Thebastidge: 06/01/2009 - 07/01/2009
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    Thursday, June 25, 2009

    Unique in my experience...

    I voted my Citigroup shares via the Intarweb today...

    Wednesday, June 24, 2009

    In the wind

    It was a good day for riding the motorcycle.

    Had a good email discussion today in response to this article:

    NOTE: All of these people are my personal friends!!! No bashing these amiable differences of opinion!!!

    Dan1 says:

    "Who would of thought that the ACLU would actually fight for something worthwhile?"

    Tara says:

    "I totally agree with the statement that some TSA agents have "mission creep" issues.  I witnessed a situation where a family was getting verbally harassed by a TSA, causing the mother (and subsequently the child) to cry.  The attitude of the TSA was completely unnecessary. "

    Derrick says:

    "Totally true.. However, this guy was just being a jackoff. He knew he was being recorded so he was trying to instigate them into doing or saying something that would get him on the news. All he had to do was answer the question and none of this would have went down. If he had nothing to hide he shouldn't of been acting like he needed a lawyer."

    Yours Truly:

    "That's complete bullshit, D. There was no legal reason he had to answer questions. In fact, he would be *stupid* to answer any questions not knowing what law he might be falling afoul of. A few thousand dollars in cash is not that much, and is not illegal, there's no reason to have pursued it further.
    He's also a political activist- it is his job to point out failings of the system. The whole point of his political career as a Libertarian activist is to point out the intrusive nature of government. He would have been remiss to not capitalize on this, it's the perfect example oif what his message is trying to convey.
    Third, I would record any interaction with the law that I might ever have too. Any time some police agency starts asking you questions, especially questions about your own actions, even if you are pretty sure you are in the right, you'd better shut your mouth and lawyer up. I'll try to dig it up, there's a great video of a police officer who is attending law school giving a presentation on the 5th Amendment- he says do not ever answer a question from the cops without a lawyer. Absolutely nothing you can say to the cops can ever help you in court in any way. A cop's interview of you is evidence for the prosecution, but cannot be used by the defense unless the prosecution enters it into evidence first. So a statement "I only had one beer" can be used for probable cause for a field sobriety test but cannot be used as exculpatory evidence, for example.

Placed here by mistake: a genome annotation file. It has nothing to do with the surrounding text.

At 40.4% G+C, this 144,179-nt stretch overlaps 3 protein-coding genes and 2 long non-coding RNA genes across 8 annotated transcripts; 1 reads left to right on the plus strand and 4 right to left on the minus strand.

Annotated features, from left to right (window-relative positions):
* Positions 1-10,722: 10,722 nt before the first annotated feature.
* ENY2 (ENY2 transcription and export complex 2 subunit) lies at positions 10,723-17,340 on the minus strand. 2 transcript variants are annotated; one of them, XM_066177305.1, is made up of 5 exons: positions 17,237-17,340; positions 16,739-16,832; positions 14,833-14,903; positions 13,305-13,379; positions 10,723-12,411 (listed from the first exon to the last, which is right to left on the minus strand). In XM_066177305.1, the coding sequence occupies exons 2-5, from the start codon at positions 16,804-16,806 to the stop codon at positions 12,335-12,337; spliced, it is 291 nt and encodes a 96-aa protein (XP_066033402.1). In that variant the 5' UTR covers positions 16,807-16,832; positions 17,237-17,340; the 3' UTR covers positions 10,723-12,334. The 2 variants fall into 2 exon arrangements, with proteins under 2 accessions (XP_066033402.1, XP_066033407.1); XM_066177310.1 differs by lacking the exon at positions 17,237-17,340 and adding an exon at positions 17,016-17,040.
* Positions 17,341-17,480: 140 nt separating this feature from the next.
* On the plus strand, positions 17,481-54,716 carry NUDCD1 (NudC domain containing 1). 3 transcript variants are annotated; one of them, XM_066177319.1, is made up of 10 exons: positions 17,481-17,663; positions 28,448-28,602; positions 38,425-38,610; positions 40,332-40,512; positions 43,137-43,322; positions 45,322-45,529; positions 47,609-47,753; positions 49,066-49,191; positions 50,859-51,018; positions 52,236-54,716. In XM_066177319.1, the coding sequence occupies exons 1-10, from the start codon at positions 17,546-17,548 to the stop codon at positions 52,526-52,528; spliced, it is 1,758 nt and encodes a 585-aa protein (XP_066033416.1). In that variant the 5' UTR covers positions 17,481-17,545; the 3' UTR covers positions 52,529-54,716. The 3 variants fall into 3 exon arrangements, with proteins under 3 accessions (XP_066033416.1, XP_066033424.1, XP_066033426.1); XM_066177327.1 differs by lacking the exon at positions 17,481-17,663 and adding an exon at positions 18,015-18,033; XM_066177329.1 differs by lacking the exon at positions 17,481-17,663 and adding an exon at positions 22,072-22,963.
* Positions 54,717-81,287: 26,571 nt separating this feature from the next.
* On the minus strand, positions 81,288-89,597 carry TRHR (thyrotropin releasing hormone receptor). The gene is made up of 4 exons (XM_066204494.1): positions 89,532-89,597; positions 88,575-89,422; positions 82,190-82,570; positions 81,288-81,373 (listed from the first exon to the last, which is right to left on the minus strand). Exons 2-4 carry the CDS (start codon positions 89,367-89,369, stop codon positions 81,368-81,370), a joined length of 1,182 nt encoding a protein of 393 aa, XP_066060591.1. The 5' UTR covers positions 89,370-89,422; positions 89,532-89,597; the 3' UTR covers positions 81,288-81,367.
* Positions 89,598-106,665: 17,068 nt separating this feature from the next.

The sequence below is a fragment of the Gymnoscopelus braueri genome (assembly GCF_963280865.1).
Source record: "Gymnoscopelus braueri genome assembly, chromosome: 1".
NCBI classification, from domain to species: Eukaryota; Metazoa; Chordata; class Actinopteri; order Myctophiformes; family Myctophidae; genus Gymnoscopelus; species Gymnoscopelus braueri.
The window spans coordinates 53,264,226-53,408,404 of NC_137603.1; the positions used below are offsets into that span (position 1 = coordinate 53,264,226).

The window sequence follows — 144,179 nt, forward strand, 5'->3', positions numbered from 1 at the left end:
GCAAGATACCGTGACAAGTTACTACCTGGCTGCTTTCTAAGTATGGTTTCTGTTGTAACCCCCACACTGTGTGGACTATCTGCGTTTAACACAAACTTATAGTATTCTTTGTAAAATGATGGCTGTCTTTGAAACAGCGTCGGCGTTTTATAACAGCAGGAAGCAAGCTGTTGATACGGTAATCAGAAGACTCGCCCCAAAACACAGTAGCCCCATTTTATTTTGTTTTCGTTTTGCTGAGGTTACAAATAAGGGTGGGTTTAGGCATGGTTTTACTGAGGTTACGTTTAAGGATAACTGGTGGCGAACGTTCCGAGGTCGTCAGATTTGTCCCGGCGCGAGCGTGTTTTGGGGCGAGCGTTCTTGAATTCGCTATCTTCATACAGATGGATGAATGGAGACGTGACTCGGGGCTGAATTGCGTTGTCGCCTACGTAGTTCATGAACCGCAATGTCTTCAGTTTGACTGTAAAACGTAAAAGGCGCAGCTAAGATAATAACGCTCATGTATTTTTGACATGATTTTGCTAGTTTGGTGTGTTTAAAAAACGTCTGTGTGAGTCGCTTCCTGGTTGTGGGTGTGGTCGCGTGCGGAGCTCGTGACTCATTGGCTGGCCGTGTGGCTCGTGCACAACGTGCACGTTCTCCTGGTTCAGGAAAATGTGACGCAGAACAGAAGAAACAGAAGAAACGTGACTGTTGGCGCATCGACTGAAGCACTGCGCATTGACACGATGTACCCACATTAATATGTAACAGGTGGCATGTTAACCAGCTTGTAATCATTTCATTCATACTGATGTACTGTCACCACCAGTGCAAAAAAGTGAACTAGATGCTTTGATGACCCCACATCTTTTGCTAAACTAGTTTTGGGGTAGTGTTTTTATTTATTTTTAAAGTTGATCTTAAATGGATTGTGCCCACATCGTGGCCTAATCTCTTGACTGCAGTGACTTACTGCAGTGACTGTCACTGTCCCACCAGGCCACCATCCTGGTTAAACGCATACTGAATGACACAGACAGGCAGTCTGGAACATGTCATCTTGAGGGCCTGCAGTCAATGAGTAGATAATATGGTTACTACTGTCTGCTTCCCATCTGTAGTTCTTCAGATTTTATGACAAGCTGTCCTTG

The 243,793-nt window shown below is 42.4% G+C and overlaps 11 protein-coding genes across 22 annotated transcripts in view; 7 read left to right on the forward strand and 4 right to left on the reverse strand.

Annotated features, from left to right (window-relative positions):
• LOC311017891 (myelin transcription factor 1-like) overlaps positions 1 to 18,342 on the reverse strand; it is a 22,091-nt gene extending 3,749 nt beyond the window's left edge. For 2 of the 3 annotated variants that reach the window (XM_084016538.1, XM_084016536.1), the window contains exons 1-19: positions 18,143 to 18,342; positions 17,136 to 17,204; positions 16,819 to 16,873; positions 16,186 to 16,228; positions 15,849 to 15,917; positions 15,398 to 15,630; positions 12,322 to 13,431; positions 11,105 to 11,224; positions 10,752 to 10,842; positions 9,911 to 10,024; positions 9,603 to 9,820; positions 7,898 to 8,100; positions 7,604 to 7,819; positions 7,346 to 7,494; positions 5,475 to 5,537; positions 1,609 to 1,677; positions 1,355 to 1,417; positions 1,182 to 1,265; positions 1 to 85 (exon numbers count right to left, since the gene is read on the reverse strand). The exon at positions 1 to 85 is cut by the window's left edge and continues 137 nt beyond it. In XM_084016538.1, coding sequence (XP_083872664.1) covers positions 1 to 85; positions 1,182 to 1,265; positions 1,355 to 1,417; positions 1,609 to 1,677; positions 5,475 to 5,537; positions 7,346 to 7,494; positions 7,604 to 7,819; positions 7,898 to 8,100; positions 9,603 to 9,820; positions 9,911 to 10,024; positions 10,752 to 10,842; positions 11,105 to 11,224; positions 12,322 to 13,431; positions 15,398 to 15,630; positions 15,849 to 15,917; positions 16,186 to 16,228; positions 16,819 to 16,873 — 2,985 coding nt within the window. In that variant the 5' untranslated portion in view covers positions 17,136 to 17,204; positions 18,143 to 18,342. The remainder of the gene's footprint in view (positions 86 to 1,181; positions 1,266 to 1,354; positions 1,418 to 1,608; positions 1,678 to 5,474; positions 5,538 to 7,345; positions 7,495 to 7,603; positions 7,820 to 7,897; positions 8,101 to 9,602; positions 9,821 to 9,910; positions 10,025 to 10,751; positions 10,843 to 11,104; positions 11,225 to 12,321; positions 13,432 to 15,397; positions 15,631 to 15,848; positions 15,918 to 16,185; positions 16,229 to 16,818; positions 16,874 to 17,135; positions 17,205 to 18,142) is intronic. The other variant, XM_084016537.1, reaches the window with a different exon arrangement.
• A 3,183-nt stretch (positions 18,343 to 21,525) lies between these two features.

The idea: "If he had nothing to hide he shouldn't of been acting like he needed a lawyer" is shortsighted and shallow thinking, my friend. That kind of thinking has gotten us to the point where little old grannies get frisked because their underwire bra set off a metal detector."

    Dan2 says:

    "In Derrick's defense...
    Military training to do without asking questions plays a huge part in this thought process and can be summed up as "just shut up and get the job done." Unfortunately it is this way of thinking that continues to lead us down the road of 'Government run lives.' Just remember government is for the people and by the people meaning they need to shut up and do as they are told and not visa versa."

    Derrick again:

    "You both are retarded and should move to montana and start your own militia together.. You both are seriously overboard....there is a time and a place. If he was abiding by the letter of the law then he should of answered the question. Someone carrying large amounts of money on a plane should raise the attention of TSA, if he has simply answered the question "why are you carrying this cash" he wouldn't have had the problem. I think TSA was completly justified in asking that question. No doubt they often over step their bounds many times a day. There are many things that us simple folks do everyday that can be perscived as illegal activity, only to find out that our actions are completly legal and safe after scratching the surface. If the TSA had ingored the cash.. what would you be saying then?? "Oh TSA isn't protecting us.. grumble grumble... we need a revolution..lets move to montana"

    I remember a time was Dan was drinking a root beer in a brown glass bottle while driving (you know the ones that look like a BEER). The cop pulled up next to Dan and realized it was a soda. If the cop had pulled Dan over, by your logic he wouldn't justified, and Dan would have everyright to be a dick and not answer "what is in the bottle"  Because Dan's actions were completly legal.